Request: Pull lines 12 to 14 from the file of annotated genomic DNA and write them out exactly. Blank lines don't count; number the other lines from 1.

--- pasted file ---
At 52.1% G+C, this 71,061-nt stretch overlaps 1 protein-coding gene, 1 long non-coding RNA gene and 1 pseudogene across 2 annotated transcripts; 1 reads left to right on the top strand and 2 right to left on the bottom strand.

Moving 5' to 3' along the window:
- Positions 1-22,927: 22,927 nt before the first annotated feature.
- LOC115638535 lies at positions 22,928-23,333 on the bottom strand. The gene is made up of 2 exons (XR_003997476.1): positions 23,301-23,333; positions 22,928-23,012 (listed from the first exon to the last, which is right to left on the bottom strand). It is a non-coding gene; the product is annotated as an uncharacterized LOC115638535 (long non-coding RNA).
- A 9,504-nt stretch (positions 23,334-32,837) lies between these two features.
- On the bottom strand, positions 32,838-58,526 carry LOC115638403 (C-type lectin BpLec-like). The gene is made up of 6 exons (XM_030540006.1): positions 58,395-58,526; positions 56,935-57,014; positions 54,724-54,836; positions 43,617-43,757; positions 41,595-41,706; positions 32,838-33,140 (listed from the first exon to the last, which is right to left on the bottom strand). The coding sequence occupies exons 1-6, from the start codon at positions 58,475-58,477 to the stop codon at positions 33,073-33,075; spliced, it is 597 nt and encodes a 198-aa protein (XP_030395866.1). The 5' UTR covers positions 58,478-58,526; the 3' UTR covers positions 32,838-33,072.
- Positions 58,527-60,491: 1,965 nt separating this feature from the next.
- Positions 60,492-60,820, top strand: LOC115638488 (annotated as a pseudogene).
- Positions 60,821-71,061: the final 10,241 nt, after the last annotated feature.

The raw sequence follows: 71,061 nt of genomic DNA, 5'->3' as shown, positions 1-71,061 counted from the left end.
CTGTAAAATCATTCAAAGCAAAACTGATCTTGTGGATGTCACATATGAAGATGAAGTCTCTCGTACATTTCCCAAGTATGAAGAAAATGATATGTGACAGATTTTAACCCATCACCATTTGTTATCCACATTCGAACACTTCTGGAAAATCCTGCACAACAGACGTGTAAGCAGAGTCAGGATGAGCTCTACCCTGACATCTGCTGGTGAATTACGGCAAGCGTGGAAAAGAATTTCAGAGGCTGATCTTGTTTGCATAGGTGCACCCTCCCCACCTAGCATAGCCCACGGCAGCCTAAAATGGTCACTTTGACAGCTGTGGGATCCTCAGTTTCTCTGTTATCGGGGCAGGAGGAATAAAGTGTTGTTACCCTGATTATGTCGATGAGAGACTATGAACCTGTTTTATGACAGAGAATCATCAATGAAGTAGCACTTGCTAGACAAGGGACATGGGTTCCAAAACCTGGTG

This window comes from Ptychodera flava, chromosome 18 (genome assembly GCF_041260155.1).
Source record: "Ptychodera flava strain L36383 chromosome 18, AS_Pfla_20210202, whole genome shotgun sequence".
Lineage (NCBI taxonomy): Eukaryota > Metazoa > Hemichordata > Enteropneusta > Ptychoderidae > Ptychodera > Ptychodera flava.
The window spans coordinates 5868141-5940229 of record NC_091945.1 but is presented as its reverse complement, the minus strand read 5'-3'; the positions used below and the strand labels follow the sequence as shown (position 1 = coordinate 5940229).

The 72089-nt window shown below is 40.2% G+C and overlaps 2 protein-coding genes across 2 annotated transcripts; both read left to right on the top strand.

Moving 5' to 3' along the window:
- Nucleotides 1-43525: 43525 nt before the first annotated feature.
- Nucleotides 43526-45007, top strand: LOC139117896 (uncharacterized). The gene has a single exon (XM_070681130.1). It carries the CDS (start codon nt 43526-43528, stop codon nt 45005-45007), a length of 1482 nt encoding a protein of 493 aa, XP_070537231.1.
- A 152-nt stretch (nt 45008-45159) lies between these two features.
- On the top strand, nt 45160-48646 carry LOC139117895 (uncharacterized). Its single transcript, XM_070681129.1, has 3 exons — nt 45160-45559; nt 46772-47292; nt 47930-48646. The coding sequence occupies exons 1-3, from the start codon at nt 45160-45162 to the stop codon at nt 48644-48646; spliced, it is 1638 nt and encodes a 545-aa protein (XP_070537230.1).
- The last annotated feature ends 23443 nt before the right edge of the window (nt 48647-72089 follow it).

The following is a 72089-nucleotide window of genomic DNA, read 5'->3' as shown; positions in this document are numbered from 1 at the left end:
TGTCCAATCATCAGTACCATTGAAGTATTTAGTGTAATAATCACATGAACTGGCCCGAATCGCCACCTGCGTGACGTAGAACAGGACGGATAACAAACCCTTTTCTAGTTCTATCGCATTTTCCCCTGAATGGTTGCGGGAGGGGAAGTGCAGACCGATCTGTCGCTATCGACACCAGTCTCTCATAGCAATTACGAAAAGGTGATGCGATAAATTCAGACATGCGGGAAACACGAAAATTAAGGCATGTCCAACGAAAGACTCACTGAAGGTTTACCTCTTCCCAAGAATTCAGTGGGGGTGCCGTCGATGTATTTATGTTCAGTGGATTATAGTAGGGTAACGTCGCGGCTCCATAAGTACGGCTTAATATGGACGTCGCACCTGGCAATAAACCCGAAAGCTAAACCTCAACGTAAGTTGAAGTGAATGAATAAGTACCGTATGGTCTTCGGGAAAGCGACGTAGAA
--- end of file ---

This window comes from Ptychodera flava, chromosome 18 (genome assembly GCF_041260155.1).
Source record: "Ptychodera flava strain L36383 chromosome 18, AS_Pfla_20210202, whole genome shotgun sequence".
Lineage (NCBI taxonomy): Eukaryota > Metazoa > Hemichordata > Enteropneusta > Ptychoderidae > Ptychodera > Ptychodera flava.